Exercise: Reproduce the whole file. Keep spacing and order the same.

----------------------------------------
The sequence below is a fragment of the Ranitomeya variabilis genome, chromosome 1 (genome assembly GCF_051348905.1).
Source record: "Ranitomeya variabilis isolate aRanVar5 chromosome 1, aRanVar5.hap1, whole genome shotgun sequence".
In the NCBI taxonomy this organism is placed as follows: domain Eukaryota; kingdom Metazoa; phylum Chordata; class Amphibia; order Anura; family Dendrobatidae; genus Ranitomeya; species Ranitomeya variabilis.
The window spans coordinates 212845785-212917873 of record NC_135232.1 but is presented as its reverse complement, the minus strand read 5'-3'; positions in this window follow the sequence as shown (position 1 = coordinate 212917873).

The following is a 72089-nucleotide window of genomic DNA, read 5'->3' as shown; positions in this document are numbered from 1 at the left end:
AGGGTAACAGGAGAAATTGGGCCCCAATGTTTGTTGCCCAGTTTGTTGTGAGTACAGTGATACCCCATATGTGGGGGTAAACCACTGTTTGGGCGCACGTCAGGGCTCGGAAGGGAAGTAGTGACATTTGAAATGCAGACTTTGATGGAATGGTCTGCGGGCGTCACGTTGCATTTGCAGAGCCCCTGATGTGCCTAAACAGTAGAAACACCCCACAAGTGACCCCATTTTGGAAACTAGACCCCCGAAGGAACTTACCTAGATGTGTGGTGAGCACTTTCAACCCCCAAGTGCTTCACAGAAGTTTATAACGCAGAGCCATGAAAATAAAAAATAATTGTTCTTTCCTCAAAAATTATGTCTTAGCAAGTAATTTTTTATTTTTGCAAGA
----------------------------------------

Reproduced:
The sequence below is a fragment of the Ranitomeya variabilis genome, chromosome 1 (genome assembly GCF_051348905.1).
Source record: "Ranitomeya variabilis isolate aRanVar5 chromosome 1, aRanVar5.hap1, whole genome shotgun sequence".
In the NCBI taxonomy this organism is placed as follows: domain Eukaryota; kingdom Metazoa; phylum Chordata; class Amphibia; order Anura; family Dendrobatidae; genus Ranitomeya; species Ranitomeya variabilis.
The window spans coordinates 212845785-212917873 of record NC_135232.1 but is presented as its reverse complement, the minus strand read 5'-3'; positions in this window follow the sequence as shown (position 1 = coordinate 212917873).

The following is a 72089-nucleotide window of genomic DNA, read 5'->3' as shown; positions in this document are numbered from 1 at the left end:
AGGGTAACAGGAGAAATTGGGCCCCAATGTTTGTTGCCCAGTTTGTTGTGAGTACAGTGATACCCCATATGTGGGGGTAAACCACTGTTTGGGCGCACGTCAGGGCTCGGAAGGGAAGTAGTGACATTTGAAATGCAGACTTTGATGGAATGGTCTGCGGGCGTCACGTTGCATTTGCAGAGCCCCTGATGTGCCTAAACAGTAGAAACACCCCACAAGTGACCCCATTTTGGAAACTAGACCCCCGAAGGAACTTACCTAGATGTGTGGTGAGCACTTTCAACCCCCAAGTGCTTCACAGAAGTTTATAACGCAGAGCCATGAAAATAAAAAATAATTGTTCTTTCCTCAAAAATTATGTCTTAGCAAGTAATTTTTTATTTTTGCAAGA